Would You Buy Your Home on TikTok?
Forget Zillow. There’s a new online tool to help find (or sell) your dream home, but there are pros and cons.
Virtual home tours have become increasingly popular as a result of the COVID-19 pandemic. In fact, 42% of respondents in a recent poll said they’d be willing to make an offer on a home after seeing a virtual tour. Instead of relying on open houses and in-person events, many real estate agents have turned to social media in this new era of homebuying.
While Facebook and Instagram are go-tos for most agents, many real estate professionals have found high engagement and clients on TikTok. As of September 2021, the app had a total of 1 billion monthly active users and growing. It’s also the most engaging social media app where users spend more time per session compared to other platforms.
“TikTok is growing and it’s not just young kids anymore,” says Brett Rosenthal, a Realtor from Philadelphia. “I find that tons of homebuyers now use TikTok more than any other social media network.”
Before you buy, get to know the pros and cons of looking for your home on TikTok.
PRO: Buyers can save time in the search process.
Before social media and smartphones, buyers would need to travel to every home for a private appointment or an open house. Now, agents and sellers can film short video tours of the property and easily share the videos on TikTok (and other listing and social media sites).
Ashley Perkins, an agent based in Boston, says she had a listing that was challenging to sell at first, so she decided to share the home on TikTok. The post ended up going viral and the home quickly sold.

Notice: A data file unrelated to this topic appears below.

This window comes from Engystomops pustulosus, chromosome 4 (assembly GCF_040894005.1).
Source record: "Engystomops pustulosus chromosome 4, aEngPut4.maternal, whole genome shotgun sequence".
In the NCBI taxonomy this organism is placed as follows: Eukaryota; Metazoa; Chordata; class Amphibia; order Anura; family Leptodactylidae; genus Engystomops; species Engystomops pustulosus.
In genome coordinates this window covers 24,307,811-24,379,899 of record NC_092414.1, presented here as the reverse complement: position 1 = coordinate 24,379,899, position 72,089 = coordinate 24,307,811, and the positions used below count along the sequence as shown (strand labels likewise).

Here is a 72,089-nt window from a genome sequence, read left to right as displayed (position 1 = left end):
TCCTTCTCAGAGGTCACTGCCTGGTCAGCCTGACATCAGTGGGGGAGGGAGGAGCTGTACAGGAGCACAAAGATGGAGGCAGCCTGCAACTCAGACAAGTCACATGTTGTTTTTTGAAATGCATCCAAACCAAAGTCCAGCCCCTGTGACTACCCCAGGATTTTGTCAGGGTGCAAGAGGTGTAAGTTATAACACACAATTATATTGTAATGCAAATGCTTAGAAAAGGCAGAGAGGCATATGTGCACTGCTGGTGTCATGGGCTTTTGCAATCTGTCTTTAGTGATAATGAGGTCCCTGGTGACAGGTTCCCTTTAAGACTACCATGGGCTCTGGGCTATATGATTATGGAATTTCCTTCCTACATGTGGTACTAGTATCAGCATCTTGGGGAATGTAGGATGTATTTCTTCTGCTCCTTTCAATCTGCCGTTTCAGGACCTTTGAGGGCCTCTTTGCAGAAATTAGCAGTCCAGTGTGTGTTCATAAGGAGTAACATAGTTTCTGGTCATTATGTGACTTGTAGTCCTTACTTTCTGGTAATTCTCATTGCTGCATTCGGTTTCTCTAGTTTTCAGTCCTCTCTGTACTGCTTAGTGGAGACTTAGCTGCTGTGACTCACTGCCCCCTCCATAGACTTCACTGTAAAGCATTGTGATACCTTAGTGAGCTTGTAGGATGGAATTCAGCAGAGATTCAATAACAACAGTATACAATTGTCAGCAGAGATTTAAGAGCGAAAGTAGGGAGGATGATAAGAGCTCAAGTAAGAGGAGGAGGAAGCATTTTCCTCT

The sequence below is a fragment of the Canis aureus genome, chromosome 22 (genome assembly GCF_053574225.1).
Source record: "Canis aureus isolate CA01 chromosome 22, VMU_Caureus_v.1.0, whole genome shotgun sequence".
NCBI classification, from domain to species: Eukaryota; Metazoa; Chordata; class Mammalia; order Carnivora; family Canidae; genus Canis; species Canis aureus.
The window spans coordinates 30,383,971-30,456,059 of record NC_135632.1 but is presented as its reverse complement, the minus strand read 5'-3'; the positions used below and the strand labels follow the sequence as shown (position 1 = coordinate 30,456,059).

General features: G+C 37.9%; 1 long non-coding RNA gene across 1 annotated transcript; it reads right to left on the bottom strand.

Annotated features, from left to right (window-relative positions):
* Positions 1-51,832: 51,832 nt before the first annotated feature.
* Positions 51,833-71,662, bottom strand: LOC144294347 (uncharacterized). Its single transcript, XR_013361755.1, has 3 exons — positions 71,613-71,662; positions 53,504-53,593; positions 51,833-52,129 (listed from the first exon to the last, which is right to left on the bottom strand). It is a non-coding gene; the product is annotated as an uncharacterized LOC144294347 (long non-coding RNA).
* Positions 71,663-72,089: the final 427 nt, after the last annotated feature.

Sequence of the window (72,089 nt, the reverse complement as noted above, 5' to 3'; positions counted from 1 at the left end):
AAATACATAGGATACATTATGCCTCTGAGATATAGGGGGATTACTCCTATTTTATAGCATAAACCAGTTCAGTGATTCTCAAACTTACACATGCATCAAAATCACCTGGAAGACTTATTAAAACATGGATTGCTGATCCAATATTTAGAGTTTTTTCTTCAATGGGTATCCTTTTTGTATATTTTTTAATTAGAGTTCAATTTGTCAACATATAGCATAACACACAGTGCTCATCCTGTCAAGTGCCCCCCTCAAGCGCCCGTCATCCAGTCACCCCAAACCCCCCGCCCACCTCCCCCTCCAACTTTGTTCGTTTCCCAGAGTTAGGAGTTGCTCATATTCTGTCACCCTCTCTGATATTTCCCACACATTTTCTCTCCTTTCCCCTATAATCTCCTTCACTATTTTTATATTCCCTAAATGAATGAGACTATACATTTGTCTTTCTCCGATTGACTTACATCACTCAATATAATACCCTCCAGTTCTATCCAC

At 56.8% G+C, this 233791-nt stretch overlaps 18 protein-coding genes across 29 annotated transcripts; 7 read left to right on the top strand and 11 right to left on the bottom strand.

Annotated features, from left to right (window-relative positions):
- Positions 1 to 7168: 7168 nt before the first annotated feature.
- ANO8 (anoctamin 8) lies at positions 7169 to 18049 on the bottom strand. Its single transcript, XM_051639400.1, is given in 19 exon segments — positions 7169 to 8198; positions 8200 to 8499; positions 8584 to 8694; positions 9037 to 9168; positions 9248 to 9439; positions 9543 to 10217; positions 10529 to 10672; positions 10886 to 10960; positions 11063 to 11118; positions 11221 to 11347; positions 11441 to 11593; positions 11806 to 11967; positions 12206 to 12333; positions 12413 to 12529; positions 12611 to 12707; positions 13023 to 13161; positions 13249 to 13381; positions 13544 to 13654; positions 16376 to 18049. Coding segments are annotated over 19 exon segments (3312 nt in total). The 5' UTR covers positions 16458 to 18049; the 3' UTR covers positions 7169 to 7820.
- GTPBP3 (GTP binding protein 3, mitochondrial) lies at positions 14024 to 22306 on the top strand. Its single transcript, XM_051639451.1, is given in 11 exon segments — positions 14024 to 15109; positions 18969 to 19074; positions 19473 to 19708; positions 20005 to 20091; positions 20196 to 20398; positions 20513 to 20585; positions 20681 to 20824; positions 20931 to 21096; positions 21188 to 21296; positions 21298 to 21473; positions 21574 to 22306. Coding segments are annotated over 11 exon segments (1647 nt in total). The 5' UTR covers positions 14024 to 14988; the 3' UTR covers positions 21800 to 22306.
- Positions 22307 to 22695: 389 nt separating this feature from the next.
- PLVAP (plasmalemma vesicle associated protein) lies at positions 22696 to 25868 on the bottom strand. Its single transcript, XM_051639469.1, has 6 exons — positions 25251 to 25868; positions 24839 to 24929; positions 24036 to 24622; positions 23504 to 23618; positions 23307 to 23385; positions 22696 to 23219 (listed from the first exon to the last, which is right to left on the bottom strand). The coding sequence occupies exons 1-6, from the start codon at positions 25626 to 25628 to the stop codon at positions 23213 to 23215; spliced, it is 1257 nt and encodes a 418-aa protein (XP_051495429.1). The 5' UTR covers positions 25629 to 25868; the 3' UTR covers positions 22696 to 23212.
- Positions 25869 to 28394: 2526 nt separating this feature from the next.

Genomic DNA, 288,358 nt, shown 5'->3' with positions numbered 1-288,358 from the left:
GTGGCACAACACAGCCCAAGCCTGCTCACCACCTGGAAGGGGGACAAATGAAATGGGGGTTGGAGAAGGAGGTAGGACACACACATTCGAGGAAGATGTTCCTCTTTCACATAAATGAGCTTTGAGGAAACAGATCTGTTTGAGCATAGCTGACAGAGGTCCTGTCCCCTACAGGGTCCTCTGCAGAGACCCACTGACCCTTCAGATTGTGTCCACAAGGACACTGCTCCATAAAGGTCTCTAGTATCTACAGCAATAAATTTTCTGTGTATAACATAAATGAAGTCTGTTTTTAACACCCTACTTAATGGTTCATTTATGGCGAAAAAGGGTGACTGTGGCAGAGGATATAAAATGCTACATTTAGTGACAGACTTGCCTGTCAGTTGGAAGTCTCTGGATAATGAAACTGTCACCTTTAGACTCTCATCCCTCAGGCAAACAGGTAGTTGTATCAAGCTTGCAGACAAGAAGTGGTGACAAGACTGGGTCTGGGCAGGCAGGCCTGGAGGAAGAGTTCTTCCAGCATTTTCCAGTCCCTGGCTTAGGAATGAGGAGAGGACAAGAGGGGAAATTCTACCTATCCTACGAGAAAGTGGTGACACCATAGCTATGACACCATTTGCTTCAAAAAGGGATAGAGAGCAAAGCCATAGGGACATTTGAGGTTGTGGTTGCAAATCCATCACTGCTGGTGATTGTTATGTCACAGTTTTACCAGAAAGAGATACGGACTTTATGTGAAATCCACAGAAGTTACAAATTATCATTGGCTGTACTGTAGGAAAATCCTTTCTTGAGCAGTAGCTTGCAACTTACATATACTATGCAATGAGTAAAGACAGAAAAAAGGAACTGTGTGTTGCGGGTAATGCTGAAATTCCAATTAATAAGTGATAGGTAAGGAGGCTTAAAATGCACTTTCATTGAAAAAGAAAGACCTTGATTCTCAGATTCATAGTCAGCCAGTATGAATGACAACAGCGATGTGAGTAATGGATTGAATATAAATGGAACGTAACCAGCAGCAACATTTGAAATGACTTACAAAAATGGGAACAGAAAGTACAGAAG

@ashleyperkinsrealestate Rare to have a single family with garage parking and direct elevator in #boston 445 Marlborough listed for $7,749,000 #fyp #luxuryrealestate ♬ I Can’t Stop (Ekali Tribute) – Flux Pavilion
“From that TikTok, I was able to secure another stunning listing that sold for $2 million a few weeks later,” Perkins says.
Potential buyers can view unlimited homes on TikTok without the constraints of travel time or the homeowner’s schedule. After finding a home on the platform, buyers can easily and quickly send the link to their real estate agent or contact the post’s creator for more information.
CON: Buyers may not get all the home information they want.
Since TikTok content is meant to be bite-sized, it can be difficult for users to see the entire home in a single video.
Jennifer Spinelli, founder & CEO of Niche Home Buyer, says, “TikTok videos may not be able to show all the details of a home listing. For example, a video may only be able to show the exterior of a property, while potential buyers may want to see the interior as well.”
Not all home tours on TikTok are created the same, so buyers can follow up with the listing agent or post creator to schedule an in-person viewing of the property if the initial video is interesting.
PRO: Buyers can get tips from real estate professionals.
Kseniya Korneva, a Tampa Realtor, says she shares real estate investing advice or home buying tips on TikTok to help users know what to expect if they’re trying to buy a home. Content that teaches users about real estate or how to work with their mortgage lender tends to perform well with viewers, according to Korneva.
“I like to put out educational content that can help debunk some myths,” Korneva says.